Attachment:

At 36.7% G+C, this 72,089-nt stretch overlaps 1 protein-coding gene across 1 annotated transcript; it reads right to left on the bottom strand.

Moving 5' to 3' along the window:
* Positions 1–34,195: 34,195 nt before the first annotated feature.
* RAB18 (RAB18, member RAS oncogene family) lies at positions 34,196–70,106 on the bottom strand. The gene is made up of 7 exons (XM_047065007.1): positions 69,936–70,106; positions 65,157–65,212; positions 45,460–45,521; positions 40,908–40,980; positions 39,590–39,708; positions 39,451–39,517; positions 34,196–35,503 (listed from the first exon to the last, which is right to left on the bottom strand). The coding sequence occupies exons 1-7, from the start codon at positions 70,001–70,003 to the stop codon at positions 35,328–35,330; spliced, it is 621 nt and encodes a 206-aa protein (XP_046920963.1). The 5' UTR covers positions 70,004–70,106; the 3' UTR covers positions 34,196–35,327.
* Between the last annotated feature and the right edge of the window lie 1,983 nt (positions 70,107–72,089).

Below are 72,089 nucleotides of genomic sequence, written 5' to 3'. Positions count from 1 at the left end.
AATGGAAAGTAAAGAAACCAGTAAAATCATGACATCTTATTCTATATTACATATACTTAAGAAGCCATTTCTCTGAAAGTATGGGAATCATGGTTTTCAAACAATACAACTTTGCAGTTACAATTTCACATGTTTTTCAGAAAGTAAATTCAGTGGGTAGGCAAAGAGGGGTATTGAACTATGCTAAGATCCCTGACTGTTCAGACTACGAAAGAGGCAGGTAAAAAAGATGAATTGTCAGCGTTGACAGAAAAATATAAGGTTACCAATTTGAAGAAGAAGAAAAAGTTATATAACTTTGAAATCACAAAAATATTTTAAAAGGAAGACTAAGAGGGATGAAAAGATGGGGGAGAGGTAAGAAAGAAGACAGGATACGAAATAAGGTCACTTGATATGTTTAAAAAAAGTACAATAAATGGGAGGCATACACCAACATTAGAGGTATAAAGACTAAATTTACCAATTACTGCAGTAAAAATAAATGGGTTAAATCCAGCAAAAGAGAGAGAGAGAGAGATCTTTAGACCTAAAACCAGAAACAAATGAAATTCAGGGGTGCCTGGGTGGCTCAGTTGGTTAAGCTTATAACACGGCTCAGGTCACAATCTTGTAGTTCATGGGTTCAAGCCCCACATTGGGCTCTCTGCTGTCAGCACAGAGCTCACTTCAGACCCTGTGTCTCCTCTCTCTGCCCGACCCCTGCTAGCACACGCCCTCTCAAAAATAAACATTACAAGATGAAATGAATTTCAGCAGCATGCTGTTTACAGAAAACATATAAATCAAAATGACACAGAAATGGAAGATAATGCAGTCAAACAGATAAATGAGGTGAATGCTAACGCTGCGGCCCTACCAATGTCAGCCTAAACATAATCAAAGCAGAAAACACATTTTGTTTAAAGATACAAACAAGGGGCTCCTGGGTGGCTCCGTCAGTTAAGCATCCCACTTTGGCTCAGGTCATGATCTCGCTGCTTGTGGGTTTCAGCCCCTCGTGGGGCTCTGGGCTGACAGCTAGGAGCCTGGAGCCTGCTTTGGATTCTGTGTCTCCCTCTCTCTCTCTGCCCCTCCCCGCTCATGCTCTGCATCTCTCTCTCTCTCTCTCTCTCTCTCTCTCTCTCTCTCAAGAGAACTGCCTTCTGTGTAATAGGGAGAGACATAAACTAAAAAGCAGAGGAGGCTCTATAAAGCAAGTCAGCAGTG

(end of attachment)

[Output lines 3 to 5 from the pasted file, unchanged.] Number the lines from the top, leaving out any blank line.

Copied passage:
* Positions 1–34,195: 34,195 nt before the first annotated feature.
* RAB18 (RAB18, member RAS oncogene family) lies at positions 34,196–70,106 on the bottom strand. The gene is made up of 7 exons (XM_047065007.1): positions 69,936–70,106; positions 65,157–65,212; positions 45,460–45,521; positions 40,908–40,980; positions 39,590–39,708; positions 39,451–39,517; positions 34,196–35,503 (listed from the first exon to the last, which is right to left on the bottom strand). The coding sequence occupies exons 1-7, from the start codon at positions 70,001–70,003 to the stop codon at positions 35,328–35,330; spliced, it is 621 nt and encodes a 206-aa protein (XP_046920963.1). The 5' UTR covers positions 70,004–70,106; the 3' UTR covers positions 34,196–35,327.
* Between the last annotated feature and the right edge of the window lie 1,983 nt (positions 70,107–72,089).